Who should set children’s screen time limits?

If teens won't listen to their parents, maybe the law will step in...
7 August 2023

• China plans to legislate children’s screen time limits.
• But it intends to give the job to technology providers, rather than parents.
• The outcome of limiting children’s screen time remains to be seen.

China is about to make screen time limits for young people an actual law.

Reuters reports that China’s cyberspace regulator announced Wednesday, August 2nd, that children under the age of 18 should be limited to a maximum of two hours a day on their smartphones.

Smart device providers have been asked by the Cyberspace Administration of China (CAC) to introduce ‘minor programs’ that would prevent users under 18 from accessing the internet on mobile devices from 10pm to 6am.

The CAC said there would also be more specific timers to be set by providers: 16-18-year-olds would be allowed two hours a day, children between eight and 16 would get one hour and children under eight would get just eight minutes.

Parents can opt out of the screen time limits, the CAC said, although again it would be the responsibility of providers to enable this.

Investors were unimpressed by the news, and shares in Chinese tech companies have been sent tumbling; shares mostly fell in afternoon trading in Hong Kong after the CAC published its draft guidelines.

The draft is open to public feedback until September 2nd.

Will screen time limits help young people focus?

Do young people need screen time limits? Source: REUTERS/Aly Song/File Photo.

Xia Hailong, a lawyer at Shanghai Shenlun law firm, said the rules would be a headache for internet companies.

It would take “a lot of effort and additional costs to properly implement these new regulatory requirements,” he said.

“The risk of non-compliance will also be very high. So I believe that many internet companies may consider directly prohibiting minors from using their services.”

This isn’t the first time that the government has stepped in to alter young peoples’ use of technology. In recent years, Chinese authorities have grown concerned about rates of myopia and internet addiction among young people.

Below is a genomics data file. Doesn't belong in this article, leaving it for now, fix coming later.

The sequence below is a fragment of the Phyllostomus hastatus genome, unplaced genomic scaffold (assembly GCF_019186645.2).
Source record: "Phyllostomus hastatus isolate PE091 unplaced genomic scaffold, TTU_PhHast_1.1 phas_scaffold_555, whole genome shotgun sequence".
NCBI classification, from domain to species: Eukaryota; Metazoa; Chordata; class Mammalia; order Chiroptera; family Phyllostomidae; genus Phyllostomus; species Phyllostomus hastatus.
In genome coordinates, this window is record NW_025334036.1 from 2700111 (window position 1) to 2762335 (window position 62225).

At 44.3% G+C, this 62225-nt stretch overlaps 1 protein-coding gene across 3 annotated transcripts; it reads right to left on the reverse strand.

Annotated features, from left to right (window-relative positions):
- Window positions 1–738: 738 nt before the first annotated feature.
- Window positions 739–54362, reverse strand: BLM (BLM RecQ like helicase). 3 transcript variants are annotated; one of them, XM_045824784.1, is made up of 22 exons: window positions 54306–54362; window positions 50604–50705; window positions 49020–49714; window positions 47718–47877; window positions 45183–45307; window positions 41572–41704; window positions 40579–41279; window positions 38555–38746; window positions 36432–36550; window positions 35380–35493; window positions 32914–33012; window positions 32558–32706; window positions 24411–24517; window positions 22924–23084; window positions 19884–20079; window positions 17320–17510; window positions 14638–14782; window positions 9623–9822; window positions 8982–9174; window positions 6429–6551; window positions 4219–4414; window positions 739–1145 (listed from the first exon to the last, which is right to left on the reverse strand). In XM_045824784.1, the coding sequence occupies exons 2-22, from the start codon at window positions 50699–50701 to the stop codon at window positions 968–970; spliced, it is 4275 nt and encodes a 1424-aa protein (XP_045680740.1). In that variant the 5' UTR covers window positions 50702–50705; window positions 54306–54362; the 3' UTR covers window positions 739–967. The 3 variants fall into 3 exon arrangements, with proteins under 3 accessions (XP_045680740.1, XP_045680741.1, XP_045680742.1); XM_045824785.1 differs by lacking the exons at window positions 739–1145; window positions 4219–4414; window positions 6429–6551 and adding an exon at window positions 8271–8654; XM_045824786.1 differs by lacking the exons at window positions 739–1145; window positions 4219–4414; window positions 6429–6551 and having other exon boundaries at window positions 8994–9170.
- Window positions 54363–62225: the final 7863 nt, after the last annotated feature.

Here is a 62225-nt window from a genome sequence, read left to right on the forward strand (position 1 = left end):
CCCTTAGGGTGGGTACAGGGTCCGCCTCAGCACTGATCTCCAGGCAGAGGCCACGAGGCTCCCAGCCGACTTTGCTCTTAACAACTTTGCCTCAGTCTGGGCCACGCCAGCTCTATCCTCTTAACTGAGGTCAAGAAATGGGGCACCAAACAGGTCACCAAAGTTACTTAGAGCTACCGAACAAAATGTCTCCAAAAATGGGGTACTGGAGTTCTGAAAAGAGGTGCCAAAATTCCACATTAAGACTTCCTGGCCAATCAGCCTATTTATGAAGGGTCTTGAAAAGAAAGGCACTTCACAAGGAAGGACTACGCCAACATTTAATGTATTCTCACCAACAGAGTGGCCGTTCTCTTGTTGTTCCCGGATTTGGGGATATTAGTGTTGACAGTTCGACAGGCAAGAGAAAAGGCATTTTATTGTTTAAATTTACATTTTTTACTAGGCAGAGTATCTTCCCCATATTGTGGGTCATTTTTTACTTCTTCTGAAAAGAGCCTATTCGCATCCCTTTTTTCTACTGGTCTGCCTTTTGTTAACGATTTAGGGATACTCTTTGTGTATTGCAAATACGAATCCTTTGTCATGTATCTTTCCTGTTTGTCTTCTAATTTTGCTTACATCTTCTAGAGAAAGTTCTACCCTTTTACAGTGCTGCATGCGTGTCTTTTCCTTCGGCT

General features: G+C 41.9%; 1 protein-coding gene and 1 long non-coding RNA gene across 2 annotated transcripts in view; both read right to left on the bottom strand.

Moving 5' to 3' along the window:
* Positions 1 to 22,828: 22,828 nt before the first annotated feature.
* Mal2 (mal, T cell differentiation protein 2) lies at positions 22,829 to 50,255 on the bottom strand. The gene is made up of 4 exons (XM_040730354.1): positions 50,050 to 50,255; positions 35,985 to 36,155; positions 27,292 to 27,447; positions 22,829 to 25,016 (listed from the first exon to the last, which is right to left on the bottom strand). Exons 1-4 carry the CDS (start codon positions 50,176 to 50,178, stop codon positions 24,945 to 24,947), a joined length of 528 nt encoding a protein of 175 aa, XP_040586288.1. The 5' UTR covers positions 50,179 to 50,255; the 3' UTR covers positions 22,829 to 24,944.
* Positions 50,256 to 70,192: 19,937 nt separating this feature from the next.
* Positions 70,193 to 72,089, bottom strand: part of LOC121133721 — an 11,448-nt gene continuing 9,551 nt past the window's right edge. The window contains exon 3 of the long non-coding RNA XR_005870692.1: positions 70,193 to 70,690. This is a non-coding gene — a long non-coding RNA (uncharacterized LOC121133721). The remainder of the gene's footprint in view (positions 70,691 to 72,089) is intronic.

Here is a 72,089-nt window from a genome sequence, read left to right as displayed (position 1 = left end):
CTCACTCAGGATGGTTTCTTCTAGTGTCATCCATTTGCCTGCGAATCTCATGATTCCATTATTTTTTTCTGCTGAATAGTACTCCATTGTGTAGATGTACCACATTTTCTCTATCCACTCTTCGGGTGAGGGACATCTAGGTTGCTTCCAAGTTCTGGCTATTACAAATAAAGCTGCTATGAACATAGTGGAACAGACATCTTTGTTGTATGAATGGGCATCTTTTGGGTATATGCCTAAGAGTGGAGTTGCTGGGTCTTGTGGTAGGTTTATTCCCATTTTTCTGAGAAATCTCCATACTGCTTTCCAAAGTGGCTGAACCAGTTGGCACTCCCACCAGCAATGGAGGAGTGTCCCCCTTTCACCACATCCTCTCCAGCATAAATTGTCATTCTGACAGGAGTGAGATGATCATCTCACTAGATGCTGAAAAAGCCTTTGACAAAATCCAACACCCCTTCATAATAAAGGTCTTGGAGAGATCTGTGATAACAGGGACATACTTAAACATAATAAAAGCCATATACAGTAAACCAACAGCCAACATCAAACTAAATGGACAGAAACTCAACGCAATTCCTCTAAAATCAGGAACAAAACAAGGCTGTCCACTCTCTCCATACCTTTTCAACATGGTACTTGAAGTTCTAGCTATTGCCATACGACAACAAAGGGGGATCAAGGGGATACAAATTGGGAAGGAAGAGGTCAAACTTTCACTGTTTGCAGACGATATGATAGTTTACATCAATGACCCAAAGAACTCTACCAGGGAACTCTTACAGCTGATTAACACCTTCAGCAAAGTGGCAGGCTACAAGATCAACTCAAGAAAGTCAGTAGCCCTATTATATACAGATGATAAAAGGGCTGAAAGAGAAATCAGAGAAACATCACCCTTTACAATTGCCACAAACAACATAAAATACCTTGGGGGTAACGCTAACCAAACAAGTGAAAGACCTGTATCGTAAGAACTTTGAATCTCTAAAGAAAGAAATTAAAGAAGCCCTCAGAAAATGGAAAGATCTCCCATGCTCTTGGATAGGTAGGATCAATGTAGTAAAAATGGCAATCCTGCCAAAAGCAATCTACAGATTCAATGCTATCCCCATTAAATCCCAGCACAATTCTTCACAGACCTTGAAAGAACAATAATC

In 2021, the government imposed a curfew for video game players under 18, a massive blow to gaming giants like Tencent. Limits of three hours a week were imposed on what the government called “spiritual opium.” There was a similar crash in share-prices in Chinese gaming stocks.

Video-sharing platforms like Bilibili, Kuaishou and ByteDance have since 2019 offered “teenage modes” that restrict the users’ access to content, and the duration of use.

Bytedance’s Chinese answer to TikTok, Douyin, bars teenagers from using it for more than 40 minutes.

Screen time limits a parental responsibility?

What’s remarkable about China’s proposed action is that it will be directed by smart device and internet providers. In the UK and America, similar restrictions can be implemented on social media apps and games, but parents have to opt in.

Off means off with screen time limits - but who has control?

Off means off with screen time limits – but who has control?

For example, TikTok (also owned by ByteDance) has parental controls that it calls “family pairing.” Parents can link their child’s account to their own and control direct messages, set screen time limits, and turn on/off restricted content directly from their own device.

A setting called “digital wellbeing” can also be turned on to set screen time limits on app use. It allows for more restrictions on children’s accounts, blocking videos flagged as inappropriate (although not everything inappropriate is flagged, so it’s not failsafe).

The issue with regulating screen use is that, deep down, we all know that the less screen time, the better. Even though technology has become an indispensable part of modern life, its negative aspects can’t be understated.

However, business-wise, it doesn’t pay to acknowledge those drawbacks. The lack of distinct regulation from government bodies makes it very easy for tech companies to find loopholes; parents could adjust their child’s settings – but everybody understands that they probably won’t.

Screen time limits of two hours per day are on the cards.

Limited to two hours a day – could YOU do it?

It’s certainly far less of a headache for a parent to enforce the law than it is their own rules – if it’s “the law,” parents get to pass on the responsibility for the unpopular action to an unseen external authority. What remains to be seen is the impact of limited phone use on China’s young people, and whether legislative change is a trend that will be followed globally.